COVID-19 taking a toll on children’s mental health
- Category: Mental Health
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Jack was an outgoing, active youngster. The 10 year old enjoyed school, particularly history class. He excelled in swimming and soccer. Out of the pool and off the field, he was biking or gaming with friends. When COVID-19 changed his in-person world to virtual reality, at first it was a novelty. He wasn’t in danger of being late for the bus, and he thought it was cool to “walk to school” in the family room. As the months passed, Jack grew weary of the monotony and isolation, of sitting in front of the computer for hours on end. He missed spending time with his friends in person. His grades started to slide, along with his motivation. He became irritable and lethargic. Despite her best efforts to help him, his mom recognized that Jack would benefit from professional counseling.
“So many young people’s mental, social, and emotional well-being has been impacted by COVID-19,” says Lauren Roden, LCSW, a therapist at LiveWell Counseling. “It is vitally important to care for their mental-health needs at this vulnerable time in their lives.”
Many challenges presented by COVID for children mirror those encountered by adults.
- Social distancing has created barriers to interactions with friends and family. Young children, especially, are often confused and disappointed that they can’t embrace their grandparents or aunts and uncles who are not part of their “pod.”
- Routines have been disrupted. For the majority of children, the normal aspects of school – walking to the bus stop or to school, catching up with friends before class or during lunch, in-person interactive learning in the classroom – are on pause indefinitely. Although some districts offer a hybrid model, the setup is far from normal.
- Celebrations of holidays and milestones have been altered. Children are saddened and may even grieve the loss of traditional gatherings. A houseful of family and friends has been replaced with condensed images of loved ones on a computer screen.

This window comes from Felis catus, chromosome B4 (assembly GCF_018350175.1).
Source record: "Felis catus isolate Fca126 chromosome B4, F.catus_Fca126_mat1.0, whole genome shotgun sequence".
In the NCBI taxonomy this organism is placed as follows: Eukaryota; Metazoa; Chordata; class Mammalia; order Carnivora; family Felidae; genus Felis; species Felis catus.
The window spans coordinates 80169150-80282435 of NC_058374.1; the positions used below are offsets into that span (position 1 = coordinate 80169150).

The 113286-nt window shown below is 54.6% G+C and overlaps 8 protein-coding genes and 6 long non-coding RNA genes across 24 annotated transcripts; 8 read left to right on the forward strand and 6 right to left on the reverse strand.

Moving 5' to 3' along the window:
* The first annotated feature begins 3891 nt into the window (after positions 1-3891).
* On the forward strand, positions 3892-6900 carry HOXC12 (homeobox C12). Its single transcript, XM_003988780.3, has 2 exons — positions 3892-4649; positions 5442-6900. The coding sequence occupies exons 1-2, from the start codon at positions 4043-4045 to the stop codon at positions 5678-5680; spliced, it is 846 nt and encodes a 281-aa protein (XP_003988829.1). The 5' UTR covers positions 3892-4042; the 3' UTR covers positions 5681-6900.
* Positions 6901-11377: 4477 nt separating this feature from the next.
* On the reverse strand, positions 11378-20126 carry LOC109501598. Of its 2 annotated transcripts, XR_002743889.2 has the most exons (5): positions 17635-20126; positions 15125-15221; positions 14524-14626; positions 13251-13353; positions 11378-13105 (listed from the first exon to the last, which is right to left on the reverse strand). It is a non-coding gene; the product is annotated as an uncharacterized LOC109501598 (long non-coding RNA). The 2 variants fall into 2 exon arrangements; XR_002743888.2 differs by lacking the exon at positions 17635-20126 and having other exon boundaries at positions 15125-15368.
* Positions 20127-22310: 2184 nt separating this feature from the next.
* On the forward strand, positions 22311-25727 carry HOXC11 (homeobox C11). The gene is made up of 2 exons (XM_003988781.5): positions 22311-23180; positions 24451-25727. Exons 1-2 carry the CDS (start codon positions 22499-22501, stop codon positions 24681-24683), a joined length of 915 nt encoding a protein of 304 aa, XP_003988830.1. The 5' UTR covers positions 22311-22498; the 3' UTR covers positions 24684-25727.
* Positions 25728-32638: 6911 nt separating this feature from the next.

Age often determines how a youngster responds mentally and emotionally to these challenges. A very young child may be clingy, have difficulty sleeping, or become tearful. School-age children may be irritable or complain of physical ailments like a headache or stomach ache. They, too, may have difficulty sleeping. Adolescents are more likely to become lethargic, moody, and withdraw socially from the family, in addition to displaying similar behaviors as school-age children.
Children who have a pre-existing mental disorder have a greater risk of being affected emotionally and mentally by COVID.
“They are more vulnerable to anxiety and depression,” Ms. Roden says.
The good news is that virtual outpatient telehealth is available during the pandemic to provide effective treatment for all children and adolescents, including those affected by COVID.
“Parents should reach out for professional help for their child when they notice a prolonged lack of normal functioning,” Ms. Roden says. “Bear in mind that not all children are affected by COVID, but we are here to help those that will benefit from professional therapy.”
Each year, LiveWell Counseling treats hundreds of children and adolescents. Individualized treatment is provided by a team of psychiatrists and therapists, and can include therapy, medications, or combination of both. Therapy options include psychotherapy, which involves youngsters working with mental-health professionals on their thoughts, feelings, and behavior; cognitive behavioral therapy, which helps turn negative behaviors into positive ones; and family therapy. When symptoms warrant or when therapy alone isn’t effective, medication may be necessary.
Length of treatment is based upon the youngster, his/her specific disorder, and progress. The CHCCC staff is uniquely positioned to incorporate faith into treatment, when requested. Some children respond to short-term treatment, while others may need a more long-term program. In all cases, the earlier the treatment, the better the outcome.
“Children are immensely resilient,” Ms. Roden says. “They’re a population that tends to have very good outcomes.”